Author(s): Dooley A, Asimakopoulos G
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Abstract A best evidence topic in cardiac surgery was written according to a structured protocol. The question addressed was 'Does a minimally invasive approach result in better pulmonary function postoperatively when compared with median sternotomy for coronary artery bypass graft?'. Procedures such as limited sternotomy and minimally invasive direct coronary artery bypass (MIDCAB) though a minithoracotomy were regarded as minimally invasive. Overall, 681 papers were found, of which eight represented the best evidence to answer the clinical question. The authors, journal, date and country of publication, patient group studied, study type, evidence level, relevant outcomes and results of these papers were tabulated. Three randomized, controlled trials (RCT) were included: One study suggested that ministernotomy dividing the corpus sterni (n = 50) offers no advantage over standard sternotomy (n = 50) during the first 10 postoperative days. Two further studies reported on minithoracotomy: one trial presented data suggesting that minithoracotomy (n = 21) is as safe as standard sternotomy with (n = 18) or without (n = 19) cardiopulmonary bypass, but without the benefit ascribed to the minimally invasive incision. A two-centre report investigated pulmonary function as a secondary outcome and claimed that minithoracotomy worsens FEV1 and FVC. The study was not powered to detect these differences as pulmonary function data were available only for one of the centres. Five non-randomized reports were also included in this analysis: These investigated outcomes after minithoracotomy or limited sternotomy compared with standard sternotomy. Patient groups were small, involving <20 subjects per group. Non-randomized studies suggested a benefit to postoperative lung function in using thoracotomy. One of these reports included only patients with severe chronic obstructive pulmonary disease (COPD) (FEV1 <70\% of predicted) and detected benefits in selected patients undergoing MIDCAB. A further study was in agreement with the above statement in patients without COPD. MIDCAB may be more painful initially, but results in quicker recovery of lung function. Demonstrating the benefits of ministernotomy compared with the standard sternal incision was less clear. One paper demonstrates better outcomes when compared with standard sternotomy, while another reports no difference. We conclude that non-randomized studies support the hypothesis that minimally invasive coronary artery bypass benefits postoperative lung function in patients with known respiratory problems.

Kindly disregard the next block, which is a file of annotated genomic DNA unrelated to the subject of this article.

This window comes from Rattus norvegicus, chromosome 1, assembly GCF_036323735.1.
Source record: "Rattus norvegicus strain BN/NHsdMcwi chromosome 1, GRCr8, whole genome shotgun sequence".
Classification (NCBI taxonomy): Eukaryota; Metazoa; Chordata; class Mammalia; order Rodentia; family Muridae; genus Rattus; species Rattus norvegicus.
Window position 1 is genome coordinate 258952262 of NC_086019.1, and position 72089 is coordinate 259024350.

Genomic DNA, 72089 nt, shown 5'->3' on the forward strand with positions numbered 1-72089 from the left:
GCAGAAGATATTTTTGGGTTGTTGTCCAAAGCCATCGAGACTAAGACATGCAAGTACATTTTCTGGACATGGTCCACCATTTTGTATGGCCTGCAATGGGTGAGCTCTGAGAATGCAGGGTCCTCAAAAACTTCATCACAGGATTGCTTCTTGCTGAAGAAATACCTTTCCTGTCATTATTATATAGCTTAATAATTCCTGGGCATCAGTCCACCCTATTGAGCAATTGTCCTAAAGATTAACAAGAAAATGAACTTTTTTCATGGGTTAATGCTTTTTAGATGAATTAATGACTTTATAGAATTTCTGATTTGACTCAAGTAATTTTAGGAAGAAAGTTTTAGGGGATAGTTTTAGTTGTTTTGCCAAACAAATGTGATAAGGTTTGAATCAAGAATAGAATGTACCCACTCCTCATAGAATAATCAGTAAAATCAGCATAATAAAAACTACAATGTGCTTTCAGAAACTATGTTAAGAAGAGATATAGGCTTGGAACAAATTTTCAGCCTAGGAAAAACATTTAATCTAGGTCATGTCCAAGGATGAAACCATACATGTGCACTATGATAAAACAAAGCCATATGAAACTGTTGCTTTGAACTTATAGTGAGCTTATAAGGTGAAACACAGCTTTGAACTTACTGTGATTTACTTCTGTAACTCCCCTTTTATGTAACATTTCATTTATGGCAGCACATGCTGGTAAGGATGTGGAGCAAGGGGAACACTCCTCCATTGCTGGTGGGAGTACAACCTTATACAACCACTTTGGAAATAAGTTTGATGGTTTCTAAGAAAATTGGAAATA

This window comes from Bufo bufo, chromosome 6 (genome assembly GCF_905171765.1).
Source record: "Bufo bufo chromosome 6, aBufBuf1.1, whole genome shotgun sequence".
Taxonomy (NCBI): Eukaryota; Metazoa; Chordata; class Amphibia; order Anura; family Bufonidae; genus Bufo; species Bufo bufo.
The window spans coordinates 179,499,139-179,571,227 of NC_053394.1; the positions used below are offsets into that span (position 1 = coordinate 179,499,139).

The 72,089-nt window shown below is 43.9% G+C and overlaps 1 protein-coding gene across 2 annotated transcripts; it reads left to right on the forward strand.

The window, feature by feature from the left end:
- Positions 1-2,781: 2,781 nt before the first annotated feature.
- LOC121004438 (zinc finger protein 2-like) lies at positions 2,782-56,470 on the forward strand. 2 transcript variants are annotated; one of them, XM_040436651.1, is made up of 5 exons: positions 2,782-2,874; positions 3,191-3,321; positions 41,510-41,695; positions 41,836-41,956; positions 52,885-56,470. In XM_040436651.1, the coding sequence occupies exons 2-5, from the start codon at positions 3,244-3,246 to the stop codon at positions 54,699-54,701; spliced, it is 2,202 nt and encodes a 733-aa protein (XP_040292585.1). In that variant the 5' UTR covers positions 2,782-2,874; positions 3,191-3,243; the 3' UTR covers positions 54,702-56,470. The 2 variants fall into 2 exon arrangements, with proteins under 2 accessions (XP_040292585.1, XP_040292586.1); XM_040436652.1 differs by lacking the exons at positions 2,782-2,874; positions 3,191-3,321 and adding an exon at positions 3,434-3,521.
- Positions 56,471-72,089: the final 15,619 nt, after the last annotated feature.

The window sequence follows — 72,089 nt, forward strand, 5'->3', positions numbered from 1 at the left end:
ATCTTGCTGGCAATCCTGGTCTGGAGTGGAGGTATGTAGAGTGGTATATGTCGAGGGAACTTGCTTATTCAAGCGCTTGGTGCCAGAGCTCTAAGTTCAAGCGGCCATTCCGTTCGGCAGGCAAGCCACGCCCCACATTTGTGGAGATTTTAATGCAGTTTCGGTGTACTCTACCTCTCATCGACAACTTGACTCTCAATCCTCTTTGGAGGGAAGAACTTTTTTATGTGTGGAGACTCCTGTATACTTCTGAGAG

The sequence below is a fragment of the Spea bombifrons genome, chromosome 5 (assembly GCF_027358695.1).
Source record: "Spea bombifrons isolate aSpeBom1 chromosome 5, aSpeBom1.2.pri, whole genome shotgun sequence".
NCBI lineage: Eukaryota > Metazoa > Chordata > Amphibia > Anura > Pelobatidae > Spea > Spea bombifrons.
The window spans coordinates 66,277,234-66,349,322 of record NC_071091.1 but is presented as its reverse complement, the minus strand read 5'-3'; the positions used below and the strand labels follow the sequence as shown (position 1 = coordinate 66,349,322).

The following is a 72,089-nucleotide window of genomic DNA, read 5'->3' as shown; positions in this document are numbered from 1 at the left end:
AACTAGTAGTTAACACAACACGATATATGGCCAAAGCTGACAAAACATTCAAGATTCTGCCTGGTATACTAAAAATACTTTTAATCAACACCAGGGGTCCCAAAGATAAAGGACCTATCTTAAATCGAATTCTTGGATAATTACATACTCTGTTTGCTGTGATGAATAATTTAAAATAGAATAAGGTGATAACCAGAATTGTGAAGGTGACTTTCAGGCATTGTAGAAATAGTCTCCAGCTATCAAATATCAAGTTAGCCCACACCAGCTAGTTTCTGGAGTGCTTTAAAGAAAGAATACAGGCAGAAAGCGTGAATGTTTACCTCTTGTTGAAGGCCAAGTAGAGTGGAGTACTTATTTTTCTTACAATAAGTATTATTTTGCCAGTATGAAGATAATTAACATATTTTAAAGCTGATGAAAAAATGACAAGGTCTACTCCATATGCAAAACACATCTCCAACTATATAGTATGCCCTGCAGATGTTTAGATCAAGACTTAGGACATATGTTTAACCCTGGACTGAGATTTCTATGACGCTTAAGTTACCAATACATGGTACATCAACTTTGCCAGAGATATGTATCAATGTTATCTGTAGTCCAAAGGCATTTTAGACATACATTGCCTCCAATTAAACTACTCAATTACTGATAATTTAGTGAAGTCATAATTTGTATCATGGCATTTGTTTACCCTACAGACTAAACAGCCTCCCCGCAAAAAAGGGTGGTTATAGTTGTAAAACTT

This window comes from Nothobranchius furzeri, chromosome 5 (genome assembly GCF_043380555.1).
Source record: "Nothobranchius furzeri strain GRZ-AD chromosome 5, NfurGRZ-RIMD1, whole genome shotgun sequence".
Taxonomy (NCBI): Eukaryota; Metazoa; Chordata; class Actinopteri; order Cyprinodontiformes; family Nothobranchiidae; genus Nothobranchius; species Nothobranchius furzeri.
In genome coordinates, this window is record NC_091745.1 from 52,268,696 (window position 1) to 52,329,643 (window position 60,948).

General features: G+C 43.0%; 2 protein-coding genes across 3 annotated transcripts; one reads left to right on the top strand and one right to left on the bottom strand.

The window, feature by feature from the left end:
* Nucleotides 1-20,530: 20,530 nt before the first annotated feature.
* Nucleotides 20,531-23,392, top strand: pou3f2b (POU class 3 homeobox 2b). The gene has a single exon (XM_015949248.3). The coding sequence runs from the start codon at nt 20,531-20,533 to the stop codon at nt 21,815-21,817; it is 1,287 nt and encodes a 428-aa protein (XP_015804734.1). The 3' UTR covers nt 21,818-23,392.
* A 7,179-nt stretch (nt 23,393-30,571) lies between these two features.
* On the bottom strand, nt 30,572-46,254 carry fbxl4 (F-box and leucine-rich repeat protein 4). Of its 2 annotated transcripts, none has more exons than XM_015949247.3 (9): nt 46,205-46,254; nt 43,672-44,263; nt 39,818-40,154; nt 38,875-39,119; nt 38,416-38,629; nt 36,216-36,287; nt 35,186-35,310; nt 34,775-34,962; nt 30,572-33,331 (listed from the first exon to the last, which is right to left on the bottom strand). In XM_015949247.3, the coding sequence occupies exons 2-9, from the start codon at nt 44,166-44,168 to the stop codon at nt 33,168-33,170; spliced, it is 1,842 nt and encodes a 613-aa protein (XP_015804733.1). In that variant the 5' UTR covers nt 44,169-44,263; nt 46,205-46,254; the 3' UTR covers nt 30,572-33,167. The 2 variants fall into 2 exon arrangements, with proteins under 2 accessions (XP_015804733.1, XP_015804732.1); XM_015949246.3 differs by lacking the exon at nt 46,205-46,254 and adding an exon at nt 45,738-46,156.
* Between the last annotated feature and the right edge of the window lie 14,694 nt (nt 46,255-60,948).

This article was published in Interact Cardiovasc Thorac Surg
and referenced in Internal Medicine: Open Access